Mobile may be called the 4th screen globally, but it is fast becoming the first screen in Pakistan. Compared to the 20 million+ TV sets in Pakistan, we have over 60 million phones in the country and if the FB stats alone are taken as a leading indicator over 5.6m people are currently accessing FB on mobile devices which can be broadly be categorized as 2.4 million users on Android devices, 700,000 iOS users, the more ‘asprirational’ segment, 132,000 RIM possibly corporate users and 100,000 Windows Phone OS based users usually young audiences with the rest falling into ‘other basic phones’. This is out of the estimated 12-15 million users of mobile internet in Pakistan. Compared to 5 years ago when there was hardly any penetration of mobile internet in the country, the growth is phenomenal.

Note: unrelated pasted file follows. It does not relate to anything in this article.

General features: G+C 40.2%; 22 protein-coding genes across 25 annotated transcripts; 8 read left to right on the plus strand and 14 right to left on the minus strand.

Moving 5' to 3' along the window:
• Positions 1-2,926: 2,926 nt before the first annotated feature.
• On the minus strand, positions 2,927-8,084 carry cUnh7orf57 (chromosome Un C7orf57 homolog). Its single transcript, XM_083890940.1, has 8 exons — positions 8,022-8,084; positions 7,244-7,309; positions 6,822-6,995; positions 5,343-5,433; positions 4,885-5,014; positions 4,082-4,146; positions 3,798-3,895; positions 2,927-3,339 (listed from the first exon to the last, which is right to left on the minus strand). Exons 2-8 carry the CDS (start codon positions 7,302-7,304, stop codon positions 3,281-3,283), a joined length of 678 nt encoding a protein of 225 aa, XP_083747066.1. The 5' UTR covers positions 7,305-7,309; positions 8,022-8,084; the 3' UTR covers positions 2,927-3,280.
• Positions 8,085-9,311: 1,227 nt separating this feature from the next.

However as mobile internet access grows, and more people use their phones to go online, the rules for marketing will change yet again. Unlike traditional media channels which can be easily ignored / blocked or even traditional digital channels on PCs which require you to pick up a device or boot a device, mobile is a personalized one-person channel which is always within arm’s reach, a highly addictive channels which has developed a psychological problem ‘Phantom Vibration Syndrome’ which so many people suffer from that it’s even gotten its own nickname ‘Vibranxiety’. With such an intimate channel, a traditional mindset of generating consistent interruptions will mean annoyed customer who very quickly will take steps to find you and block you and getting blocked from a mobile customer’s device is fast becoming a block for life. From a personal story, I got rid of the telco that decided to SMS me consistently at 2 am in the morning. Incidentally Call & SMS blockers are also amongst the top 500 downloaded Android apps in Pakistan.